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J Clin Aesthet Dermatol. 2016 Apr;9(4):18-24. Epub 2016 Apr 1.

Status Report from the Scientific Panel on Antibiotic Use in Dermatology of the American Acne and Rosacea Society: Part 1: Antibiotic Prescribing Patterns, Sources of Antibiotic Exposure, Antibiotic Consumption and Emergence of Antibiotic Resistance, Impact of Alterations in Antibiotic Prescribing, and Clinical Sequelae of Antibiotic Use.

Author information

1
Dermatology Adjunct Faculty, Touro University Nevada, Henderson, Nevada.
2
Department of Dermatology, Jefferson Medical College, Philadelphia, Pennsylvania.
3
Department of Dermatology, Baylor College of Medicine, Houston, Texas.
4
Department of Dermatology, Penn State University, Hershey, Pennsylvania.
5
Department of Dermatology, University of Pennsylvania, Philadelphia, Pennsylvania.
6
Department of Dermatology, University of California San Diego, San Diego, California.
7
University of Florida Dental School, Gainesville, Florida.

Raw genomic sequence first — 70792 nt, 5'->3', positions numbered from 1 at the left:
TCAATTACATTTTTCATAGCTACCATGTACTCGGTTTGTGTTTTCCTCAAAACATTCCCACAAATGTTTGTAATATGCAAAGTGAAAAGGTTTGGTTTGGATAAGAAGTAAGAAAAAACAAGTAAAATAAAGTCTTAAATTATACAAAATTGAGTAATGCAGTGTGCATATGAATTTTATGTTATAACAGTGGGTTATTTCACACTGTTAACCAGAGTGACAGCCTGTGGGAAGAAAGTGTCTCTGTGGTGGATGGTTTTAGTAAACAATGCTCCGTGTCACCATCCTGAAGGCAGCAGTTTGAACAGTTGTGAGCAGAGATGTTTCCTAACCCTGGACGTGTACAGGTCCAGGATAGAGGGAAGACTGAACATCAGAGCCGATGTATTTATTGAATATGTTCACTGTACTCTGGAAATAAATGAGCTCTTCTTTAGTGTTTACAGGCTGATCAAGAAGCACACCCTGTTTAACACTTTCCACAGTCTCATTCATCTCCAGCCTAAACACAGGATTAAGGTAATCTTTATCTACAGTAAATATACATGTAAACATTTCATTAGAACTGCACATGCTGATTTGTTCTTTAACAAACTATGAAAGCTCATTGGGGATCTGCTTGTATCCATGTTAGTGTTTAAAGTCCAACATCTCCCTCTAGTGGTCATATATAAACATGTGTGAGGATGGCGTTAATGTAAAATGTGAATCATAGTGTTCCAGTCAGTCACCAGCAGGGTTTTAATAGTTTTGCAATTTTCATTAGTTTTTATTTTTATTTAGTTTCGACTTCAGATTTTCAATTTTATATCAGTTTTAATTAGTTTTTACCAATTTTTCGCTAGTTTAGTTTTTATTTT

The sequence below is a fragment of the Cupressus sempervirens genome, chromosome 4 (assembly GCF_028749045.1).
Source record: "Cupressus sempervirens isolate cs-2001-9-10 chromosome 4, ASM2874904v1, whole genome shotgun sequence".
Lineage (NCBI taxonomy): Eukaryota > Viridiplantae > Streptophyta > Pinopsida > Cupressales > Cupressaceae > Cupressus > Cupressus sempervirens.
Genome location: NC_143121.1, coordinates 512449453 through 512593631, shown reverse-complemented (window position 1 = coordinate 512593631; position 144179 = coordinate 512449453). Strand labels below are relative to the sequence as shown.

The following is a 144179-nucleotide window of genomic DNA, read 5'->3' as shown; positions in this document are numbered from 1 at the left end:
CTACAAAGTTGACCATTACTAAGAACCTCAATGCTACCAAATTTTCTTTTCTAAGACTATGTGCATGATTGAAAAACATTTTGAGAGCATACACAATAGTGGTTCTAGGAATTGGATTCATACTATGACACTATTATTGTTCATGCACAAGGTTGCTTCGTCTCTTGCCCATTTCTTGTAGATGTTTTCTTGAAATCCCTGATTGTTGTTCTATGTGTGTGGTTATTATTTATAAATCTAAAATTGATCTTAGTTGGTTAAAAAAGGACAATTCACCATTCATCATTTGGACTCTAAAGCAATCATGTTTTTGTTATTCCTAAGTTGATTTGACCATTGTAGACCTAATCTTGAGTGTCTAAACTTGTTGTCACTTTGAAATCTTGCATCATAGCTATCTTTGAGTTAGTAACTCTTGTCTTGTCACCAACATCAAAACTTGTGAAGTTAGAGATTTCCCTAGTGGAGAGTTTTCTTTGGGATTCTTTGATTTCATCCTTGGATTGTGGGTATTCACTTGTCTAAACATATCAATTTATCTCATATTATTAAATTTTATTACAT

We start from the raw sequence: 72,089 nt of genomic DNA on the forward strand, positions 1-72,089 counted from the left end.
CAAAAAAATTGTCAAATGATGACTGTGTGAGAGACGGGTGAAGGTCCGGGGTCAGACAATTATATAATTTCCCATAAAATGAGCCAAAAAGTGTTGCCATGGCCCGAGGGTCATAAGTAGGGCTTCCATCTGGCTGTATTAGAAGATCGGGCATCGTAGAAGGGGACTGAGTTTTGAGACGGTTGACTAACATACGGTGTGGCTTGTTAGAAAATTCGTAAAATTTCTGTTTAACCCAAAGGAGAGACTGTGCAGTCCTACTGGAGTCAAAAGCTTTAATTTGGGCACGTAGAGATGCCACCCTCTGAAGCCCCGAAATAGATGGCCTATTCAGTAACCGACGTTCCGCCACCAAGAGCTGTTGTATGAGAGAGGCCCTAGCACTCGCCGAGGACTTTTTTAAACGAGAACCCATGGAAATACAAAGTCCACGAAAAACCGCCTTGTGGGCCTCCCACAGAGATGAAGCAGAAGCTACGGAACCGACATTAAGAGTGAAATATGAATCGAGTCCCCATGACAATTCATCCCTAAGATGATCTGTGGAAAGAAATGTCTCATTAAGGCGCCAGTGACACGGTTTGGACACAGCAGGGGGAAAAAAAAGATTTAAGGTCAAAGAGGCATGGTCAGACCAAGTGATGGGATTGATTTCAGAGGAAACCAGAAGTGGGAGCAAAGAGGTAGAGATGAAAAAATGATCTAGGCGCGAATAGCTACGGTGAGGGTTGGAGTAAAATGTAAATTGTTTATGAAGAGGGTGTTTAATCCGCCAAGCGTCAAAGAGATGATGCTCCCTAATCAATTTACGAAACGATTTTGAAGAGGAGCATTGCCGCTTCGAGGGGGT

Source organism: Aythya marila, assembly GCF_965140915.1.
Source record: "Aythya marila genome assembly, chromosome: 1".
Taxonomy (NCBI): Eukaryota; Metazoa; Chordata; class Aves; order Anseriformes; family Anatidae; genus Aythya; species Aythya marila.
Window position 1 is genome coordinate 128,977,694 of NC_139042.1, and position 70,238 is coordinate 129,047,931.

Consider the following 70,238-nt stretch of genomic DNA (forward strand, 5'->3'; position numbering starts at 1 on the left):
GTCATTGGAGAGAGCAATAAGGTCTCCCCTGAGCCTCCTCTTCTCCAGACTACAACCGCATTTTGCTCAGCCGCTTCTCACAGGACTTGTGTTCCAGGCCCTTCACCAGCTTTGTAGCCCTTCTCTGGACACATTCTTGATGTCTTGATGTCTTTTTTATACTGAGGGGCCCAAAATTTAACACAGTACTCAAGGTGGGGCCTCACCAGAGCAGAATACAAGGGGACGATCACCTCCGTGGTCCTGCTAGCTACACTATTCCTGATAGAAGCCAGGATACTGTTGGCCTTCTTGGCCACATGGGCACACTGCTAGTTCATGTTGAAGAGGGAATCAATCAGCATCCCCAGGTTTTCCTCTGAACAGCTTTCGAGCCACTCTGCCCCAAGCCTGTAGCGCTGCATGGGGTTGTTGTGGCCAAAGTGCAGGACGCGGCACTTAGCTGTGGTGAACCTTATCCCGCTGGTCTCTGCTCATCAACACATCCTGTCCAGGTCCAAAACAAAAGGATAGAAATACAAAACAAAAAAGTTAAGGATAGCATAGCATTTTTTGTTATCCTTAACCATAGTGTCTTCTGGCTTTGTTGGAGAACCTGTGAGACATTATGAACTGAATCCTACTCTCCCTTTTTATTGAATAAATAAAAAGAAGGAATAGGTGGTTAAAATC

8
Department of Medical Microbiology and Infectious Diseases, University of Manitoba, Winnipeg, Canada.
9
Department of Dermatology (Pediatrics), University of California San Diego, San Diego, California.

Abstract

Oral and topical antibiotics are commonly prescribed in dermatologie practice, often for noninfectious disorders, such as acne vulgaris and rosacea. Concerns related to antibiotic exposure from both medical and nonmedical sources require that clinicians consider in each case why and how antibiotics are being used and to make appropriate adjustments to limit antibiotic exposure whenever possible. This first article of a three-part series discusses prescribing patterns in dermatology, provides an overview of sources of antibiotic exposure, reviews the relative correlations between the magnitude of antibiotic consumption and emergence of antibiotic resistance patterns, evaluates the impact of alterations in antibiotic prescribing, and discusses the potential relevance and clinical sequelae of antibiotic use, with emphasis on how antibiotics are used in dermatology.

PMID:
27462384
PMCID:
PMC4898580

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